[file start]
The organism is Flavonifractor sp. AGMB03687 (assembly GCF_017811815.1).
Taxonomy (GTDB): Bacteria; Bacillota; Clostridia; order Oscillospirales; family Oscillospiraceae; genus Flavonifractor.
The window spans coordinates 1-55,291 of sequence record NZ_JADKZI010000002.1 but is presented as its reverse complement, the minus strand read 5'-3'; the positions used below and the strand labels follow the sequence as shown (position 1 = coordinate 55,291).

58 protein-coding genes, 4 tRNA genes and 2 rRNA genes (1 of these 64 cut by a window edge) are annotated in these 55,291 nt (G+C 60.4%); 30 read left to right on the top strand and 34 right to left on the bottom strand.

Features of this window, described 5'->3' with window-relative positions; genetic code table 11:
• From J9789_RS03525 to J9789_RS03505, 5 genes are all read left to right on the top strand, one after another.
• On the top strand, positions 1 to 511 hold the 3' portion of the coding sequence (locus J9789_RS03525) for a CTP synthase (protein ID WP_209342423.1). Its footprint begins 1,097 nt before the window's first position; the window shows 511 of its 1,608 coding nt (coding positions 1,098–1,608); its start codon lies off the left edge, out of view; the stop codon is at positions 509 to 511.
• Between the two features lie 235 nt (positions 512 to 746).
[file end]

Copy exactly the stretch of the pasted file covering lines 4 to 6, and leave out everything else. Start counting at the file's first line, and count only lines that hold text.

58 protein-coding genes, 4 tRNA genes and 2 rRNA genes (1 of these 64 cut by a window edge) are annotated in these 55,291 nt (G+C 60.4%); 30 read left to right on the top strand and 34 right to left on the bottom strand.

Features of this window, described 5'->3' with window-relative positions; genetic code table 11:
• From J9789_RS03525 to J9789_RS03505, 5 genes are all read left to right on the top strand, one after another.